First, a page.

Remembering Mahagama Sekara and his halo
My good friend Mahagama Sekara (1929 - 1976) left a wealth of
invaluable literary creations that need close scrutiny or rediscovery on
the part of the present day literati. His halo of innumerable works
encircles aspects such as poetry, lyrics, novels, short stories, essays,
parables, paintings and cinematic works. His creations, though made an
impact on the literary scene of the yesteryear, had not emerged lasting
impact on the present day due to several factors.
This concept of rediscovery will be taken into consideration by the
students of the journalism and communication studies students of the Sri
Lanka Press Council as a creative project on January 14, 2012.
The venue is scheduled at Tunman Handiya, Radawana, well known for
his cinematic work based on his own novel of the same title, and
directed by himself. The diploma students are assigned to study all the
works by Mahagama Sekara to fulfill their rediscovery.
Sekara emerged into the literary scene via a translation of Conan
Doyle while engaged himself as a teacher of art and literature bearing a
teacher training certificate. But he gradually addressed other branches
such as writing poetry for children and drawing a honourary sketches for
various newspapers and periodicals.
Having gone through the teaching process for a few years, Sekara was
attached to the then Official Languages Department as a translator. This
was a fitting place for him to acquire more knowledge on literary works.
He excelled in translations, and to his credit I found one of the rare
articles written by Dr Ananda Coomaraswamy translated into Sinhala.
This was yet another point of illumination in his career where he was
drawn towards aesthetics and the study of cross cultural nuances. Sekara
had the good chance of ascending into the media field where he was a
scriptwriter attached to the Sinhala Broadcasting Service.
His joint efforts with Maestro Amaradeva resulted in the birth of
some of the best songs available today via a music programme called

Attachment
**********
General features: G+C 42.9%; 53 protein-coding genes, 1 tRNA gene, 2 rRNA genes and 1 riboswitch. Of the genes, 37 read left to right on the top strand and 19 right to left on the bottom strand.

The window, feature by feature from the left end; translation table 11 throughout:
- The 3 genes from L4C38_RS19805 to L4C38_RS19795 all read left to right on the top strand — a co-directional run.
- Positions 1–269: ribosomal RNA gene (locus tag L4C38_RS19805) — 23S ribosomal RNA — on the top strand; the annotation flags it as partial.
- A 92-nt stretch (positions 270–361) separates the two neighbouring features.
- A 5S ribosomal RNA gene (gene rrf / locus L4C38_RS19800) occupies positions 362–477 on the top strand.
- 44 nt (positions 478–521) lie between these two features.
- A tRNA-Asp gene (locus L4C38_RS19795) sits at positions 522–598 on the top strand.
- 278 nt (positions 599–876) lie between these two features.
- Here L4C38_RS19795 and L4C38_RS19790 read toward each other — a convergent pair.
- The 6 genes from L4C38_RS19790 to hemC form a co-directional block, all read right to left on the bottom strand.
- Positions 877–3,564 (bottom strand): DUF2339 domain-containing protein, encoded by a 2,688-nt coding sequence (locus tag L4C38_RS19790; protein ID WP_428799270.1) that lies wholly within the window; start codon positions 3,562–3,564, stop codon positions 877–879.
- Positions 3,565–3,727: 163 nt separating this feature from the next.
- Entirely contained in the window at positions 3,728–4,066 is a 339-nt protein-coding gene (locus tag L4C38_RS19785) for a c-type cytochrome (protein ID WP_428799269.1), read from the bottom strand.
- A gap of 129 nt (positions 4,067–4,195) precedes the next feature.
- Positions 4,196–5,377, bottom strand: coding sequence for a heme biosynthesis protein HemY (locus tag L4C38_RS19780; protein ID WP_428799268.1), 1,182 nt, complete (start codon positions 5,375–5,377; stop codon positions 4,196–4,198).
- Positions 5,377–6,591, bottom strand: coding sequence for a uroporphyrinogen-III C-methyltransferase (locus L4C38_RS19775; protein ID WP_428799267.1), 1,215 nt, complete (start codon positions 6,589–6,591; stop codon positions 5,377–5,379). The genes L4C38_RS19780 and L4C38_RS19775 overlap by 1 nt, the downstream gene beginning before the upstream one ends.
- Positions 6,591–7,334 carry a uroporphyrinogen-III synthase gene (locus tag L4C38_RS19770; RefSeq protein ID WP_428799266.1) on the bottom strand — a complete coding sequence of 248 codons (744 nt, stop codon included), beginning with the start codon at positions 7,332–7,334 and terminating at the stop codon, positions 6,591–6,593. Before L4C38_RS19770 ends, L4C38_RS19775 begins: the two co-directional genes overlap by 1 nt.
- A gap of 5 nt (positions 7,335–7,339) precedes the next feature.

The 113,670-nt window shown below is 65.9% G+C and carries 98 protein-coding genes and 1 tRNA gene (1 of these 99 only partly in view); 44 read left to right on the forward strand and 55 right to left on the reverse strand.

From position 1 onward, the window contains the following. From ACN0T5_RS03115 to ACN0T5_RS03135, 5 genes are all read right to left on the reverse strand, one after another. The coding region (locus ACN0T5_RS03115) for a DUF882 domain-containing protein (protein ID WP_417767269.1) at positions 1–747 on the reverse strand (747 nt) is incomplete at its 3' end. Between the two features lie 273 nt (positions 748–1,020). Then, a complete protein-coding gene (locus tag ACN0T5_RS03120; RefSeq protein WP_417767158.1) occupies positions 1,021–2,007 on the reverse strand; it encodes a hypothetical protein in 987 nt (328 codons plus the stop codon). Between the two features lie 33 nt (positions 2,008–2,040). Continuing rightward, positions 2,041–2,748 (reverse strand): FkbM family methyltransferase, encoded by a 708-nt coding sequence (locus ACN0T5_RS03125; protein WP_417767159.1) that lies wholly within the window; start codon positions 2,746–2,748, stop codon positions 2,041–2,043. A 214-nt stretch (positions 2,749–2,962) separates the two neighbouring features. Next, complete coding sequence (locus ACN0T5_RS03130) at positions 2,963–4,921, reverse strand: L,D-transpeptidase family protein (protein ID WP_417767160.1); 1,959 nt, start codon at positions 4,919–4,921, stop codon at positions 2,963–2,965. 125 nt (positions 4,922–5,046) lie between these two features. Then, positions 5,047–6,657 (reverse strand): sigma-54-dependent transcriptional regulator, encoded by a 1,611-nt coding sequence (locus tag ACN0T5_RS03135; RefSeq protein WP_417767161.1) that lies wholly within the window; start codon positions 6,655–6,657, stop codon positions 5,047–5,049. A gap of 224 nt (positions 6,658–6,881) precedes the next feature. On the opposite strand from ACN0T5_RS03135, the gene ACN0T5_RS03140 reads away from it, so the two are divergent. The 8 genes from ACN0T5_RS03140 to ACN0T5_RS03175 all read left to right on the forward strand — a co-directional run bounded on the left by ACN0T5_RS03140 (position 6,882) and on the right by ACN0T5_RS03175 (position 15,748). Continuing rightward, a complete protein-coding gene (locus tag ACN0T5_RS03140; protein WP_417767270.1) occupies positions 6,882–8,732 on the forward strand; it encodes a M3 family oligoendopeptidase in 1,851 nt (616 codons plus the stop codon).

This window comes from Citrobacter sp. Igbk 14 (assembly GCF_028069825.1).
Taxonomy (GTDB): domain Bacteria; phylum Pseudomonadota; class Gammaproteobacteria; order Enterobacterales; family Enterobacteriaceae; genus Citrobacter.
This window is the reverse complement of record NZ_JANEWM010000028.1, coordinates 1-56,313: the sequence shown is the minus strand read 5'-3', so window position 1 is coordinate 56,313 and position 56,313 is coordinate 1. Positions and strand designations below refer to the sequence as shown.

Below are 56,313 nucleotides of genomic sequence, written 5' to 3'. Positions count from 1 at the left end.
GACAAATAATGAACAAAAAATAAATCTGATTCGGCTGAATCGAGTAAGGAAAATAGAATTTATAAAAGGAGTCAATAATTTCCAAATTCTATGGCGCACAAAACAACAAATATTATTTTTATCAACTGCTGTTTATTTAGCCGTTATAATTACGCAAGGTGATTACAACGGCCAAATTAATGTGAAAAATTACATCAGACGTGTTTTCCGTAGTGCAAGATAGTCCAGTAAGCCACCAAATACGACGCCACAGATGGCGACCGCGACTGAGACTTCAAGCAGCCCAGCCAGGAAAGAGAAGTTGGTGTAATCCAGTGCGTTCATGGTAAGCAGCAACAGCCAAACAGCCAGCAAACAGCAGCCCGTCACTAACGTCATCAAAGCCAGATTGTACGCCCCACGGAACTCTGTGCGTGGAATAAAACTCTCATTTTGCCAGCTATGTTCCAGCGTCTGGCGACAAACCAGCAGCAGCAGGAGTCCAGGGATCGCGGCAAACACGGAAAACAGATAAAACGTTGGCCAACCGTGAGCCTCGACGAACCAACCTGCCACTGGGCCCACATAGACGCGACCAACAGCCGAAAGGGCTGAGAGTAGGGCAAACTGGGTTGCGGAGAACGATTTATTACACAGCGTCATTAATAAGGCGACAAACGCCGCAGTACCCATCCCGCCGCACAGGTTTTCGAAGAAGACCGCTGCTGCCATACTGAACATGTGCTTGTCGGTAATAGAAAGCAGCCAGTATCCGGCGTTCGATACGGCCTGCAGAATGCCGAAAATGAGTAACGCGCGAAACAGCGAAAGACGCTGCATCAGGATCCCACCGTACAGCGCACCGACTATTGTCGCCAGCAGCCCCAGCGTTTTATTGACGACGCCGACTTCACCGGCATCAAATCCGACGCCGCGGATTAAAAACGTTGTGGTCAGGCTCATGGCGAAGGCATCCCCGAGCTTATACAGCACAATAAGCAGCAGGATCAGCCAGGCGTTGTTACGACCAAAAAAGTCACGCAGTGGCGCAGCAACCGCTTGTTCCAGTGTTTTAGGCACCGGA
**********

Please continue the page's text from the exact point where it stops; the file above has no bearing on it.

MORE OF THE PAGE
Madhuwanti. Sekara was the lyric writer par excellence and Amaradeva was
the melody maker par excellence. This amalgamation was an epoch opening
event in the media history of our country.
Then comes his period of literary works culminating in such genres as
novel, short story, free verse (resembling Eliot's Wasteland) and the
cinematic works. Sekara was an indefatigable creator who knew the
aspects of the changing village and the process of modernization
remarkably recreated in such works as Nomiyemi and Prabuddha. There were
several other poetic works as well of a different nature. One good
example is Heta Irak Payai.
He was creatively influenced by the orient as well as the occident.
But above all the local folklore was his forte. He had carefully and
sensitively captured the essence of the Sinhala ballads based on Jataka
tales. These works were popular among the masses when he was a young
man. In turn they influenced him for his own creations.
How very wonderful and resourceful!
Last week I received a 76-page poetic work by a contemporary Sinhala
poet named Kumara Kaviraja. To my surprise the work is centred round the
works of Mahagama Sekara, where the poet Kaviraja addresses Sekara in
the form of an intimate letter. The work is titled as Sekarata Gamen
Liyumak (A Letter to Sekara from the Village).
Kaviraja tries to capture the foresights held by Sekara before his
death. It was the foresight of a poet who knew the chnages that would
take place in his hometown, closer to Tunman Handiya. The poet Kaviraja
in his technique of presentation resembles the sensitivity of Sekara,
where a layer of humanism is blended with a layer of human humour.
Kaviraja alludes several scenes, characters and events to those found
in the works of Sekara. This makes the reader feel that Sekara has gone
away from his hometown for a brief period and returned to see the
changes one fine day. Kaviraja alludes to the glory of the nature that
Sekara saw and visualizes in a mood of sorrow the plight of change,
reminding us of the religious concept of transience.
I found the work of Kaviraja as a tribute to Sekara. This paves the
way for our own batch of students to visualize the various nuances of
the past and present.
The image of the creator Sekara is depicted as a vibrant figure a
giant icon, standing on a mount listening to what the poet today has to
say. In fact the work of Kaviraja is just not a letter to Sekara, but a
letter written to mankind from another standpoint. Man has changed in
terms of development. His thoughts and intimacies have changed. Family
patterns have changed.
The creative lessons abound on matters taught by our masters of
sociology, communication and literature.
This indeed is a variant from the common type of poetic writings one
comes across today. As such it deserves a special attention.